Organogenesis--Heart and Blood Formation from the Zebrafish Point of View

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Science  18 Jan 2002:
Vol. 295, Issue 5554, pp. 457-462
DOI: 10.1126/science.1063654


Organs are specialized tissues used for enhanced physiology and environmental adaptation. The cells of the embryo are genetically programmed to establish organ form and function through conserved developmental modules. The zebrafish is a powerful model system that is poised to contribute to our basic understanding of vertebrate organogenesis. This review develops the theme of modules and illustrates how zebrafish have been particularly useful for understanding heart and blood formation.

During the evolution of multicellular organisms, the homeostatic function of organs provided animals with a selective advantage. In vertebrates, most of organogenesis occurs during embryonic development and is often completed before birth or before hatching. At the onset of organ development, cells in the embryo are associated with one of three germ layers: the ectoderm, mesoderm, and endoderm (1) (Fig. 1). Each organ has its embryonic origins from one of these layers, although distinct cell populations from each layer will occasionally mix to form an organ. For instance, the gastrointestinal epithelium is derived from endoderm, but the intestine also contains connective tissue and muscle cells that are derived from mesoderm. This tripartite segregation of germ layers is associated with the migratory events of gastrulation and is linked to the spatial and temporal formation (or patterning) of the embryonic axes. In most vertebrates, the position of the organs along the dorsal-ventral axis is conserved. The notochord and muscle are located dorsally, whereas kidney and blood form in more ventral tissues. The examination of morphological similarities and differences between animal phyla has been used historically to develop a basic understanding of organ development. This comparative approach, taken together with new molecular and genetic tools, has led to the reevaluation of classical concepts in the developmental biology of organ formation.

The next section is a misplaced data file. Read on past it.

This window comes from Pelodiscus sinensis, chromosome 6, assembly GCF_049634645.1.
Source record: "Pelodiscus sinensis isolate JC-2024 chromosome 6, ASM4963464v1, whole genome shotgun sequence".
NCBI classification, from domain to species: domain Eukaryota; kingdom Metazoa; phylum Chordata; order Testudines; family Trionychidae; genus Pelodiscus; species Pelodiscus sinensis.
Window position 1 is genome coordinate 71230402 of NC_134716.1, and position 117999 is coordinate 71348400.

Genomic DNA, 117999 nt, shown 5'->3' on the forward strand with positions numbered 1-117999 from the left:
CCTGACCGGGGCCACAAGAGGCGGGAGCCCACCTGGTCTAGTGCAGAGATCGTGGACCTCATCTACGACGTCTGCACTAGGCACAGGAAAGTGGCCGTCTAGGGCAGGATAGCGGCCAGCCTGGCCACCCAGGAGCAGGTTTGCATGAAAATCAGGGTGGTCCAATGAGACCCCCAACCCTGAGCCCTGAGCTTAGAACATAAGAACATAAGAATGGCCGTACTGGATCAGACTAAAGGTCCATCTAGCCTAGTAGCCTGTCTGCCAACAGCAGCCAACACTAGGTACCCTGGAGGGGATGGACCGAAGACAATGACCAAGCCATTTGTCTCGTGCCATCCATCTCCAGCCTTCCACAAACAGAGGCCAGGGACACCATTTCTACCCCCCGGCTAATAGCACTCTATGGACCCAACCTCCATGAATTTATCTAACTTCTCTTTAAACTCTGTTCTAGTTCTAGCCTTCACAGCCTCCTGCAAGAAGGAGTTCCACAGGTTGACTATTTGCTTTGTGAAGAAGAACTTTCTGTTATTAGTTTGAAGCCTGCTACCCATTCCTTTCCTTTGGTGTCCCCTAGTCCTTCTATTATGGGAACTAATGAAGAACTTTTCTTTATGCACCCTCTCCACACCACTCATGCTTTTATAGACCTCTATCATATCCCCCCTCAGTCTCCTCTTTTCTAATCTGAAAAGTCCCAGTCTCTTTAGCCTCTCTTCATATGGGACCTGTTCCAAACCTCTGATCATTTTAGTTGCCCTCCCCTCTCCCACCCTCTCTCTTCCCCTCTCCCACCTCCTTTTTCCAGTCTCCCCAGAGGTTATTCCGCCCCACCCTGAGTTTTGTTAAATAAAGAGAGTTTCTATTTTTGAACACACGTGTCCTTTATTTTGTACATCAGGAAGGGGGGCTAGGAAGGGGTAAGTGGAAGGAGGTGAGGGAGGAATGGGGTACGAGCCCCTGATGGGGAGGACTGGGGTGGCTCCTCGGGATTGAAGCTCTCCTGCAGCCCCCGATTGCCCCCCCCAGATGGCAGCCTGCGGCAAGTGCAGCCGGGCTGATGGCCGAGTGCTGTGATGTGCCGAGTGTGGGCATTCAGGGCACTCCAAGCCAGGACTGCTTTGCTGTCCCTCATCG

Figure 1

A schematic view of developmental modules used in organogenesis.